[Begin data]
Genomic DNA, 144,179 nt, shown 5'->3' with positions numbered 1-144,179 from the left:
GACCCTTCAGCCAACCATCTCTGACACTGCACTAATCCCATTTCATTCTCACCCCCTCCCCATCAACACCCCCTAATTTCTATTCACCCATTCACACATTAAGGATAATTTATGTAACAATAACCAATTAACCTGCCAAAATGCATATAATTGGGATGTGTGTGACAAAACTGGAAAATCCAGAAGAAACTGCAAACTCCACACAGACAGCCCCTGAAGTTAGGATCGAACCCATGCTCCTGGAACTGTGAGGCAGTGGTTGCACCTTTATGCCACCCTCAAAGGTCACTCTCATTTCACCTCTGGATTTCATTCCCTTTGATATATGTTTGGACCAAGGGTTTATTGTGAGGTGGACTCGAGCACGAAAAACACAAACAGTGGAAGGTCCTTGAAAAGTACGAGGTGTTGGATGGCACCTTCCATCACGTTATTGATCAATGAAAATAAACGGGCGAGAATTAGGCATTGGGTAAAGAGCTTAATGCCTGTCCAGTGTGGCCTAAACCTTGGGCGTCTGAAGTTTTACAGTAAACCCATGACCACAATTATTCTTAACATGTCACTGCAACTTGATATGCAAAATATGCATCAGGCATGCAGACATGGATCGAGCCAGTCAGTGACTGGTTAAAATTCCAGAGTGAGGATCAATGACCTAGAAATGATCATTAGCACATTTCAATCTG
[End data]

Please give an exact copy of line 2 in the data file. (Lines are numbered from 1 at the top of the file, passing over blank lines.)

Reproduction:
GACCCTTCAGCCAACCATCTCTGACACTGCACTAATCCCATTTCATTCTCACCCCCTCCCCATCAACACCCCCTAATTTCTATTCACCCATTCACACATTAAGGATAATTTATGTAACAATAACCAATTAACCTGCCAAAATGCATATAATTGGGATGTGTGTGACAAAACTGGAAAATCCAGAAGAAACTGCAAACTCCACACAGACAGCCCCTGAAGTTAGGATCGAACCCATGCTCCTGGAACTGTGAGGCAGTGGTTGCACCTTTATGCCACCCTCAAAGGTCACTCTCATTTCACCTCTGGATTTCATTCCCTTTGATATATGTTTGGACCAAGGGTTTATTGTGAGGTGGACTCGAGCACGAAAAACACAAACAGTGGAAGGTCCTTGAAAAGTACGAGGTGTTGGATGGCACCTTCCATCACGTTATTGATCAATGAAAATAAACGGGCGAGAATTAGGCATTGGGTAAAGAGCTTAATGCCTGTCCAGTGTGGCCTAAACCTTGGGCGTCTGAAGTTTTACAGTAAACCCATGACCACAATTATTCTTAACATGTCACTGCAACTTGATATGCAAAATATGCATCAGGCATGCAGACATGGATCGAGCCAGTCAGTGACTGGTTAAAATTCCAGAGTGAGGATCAATGACCTAGAAATGATCATTAGCACATTTCAATCTG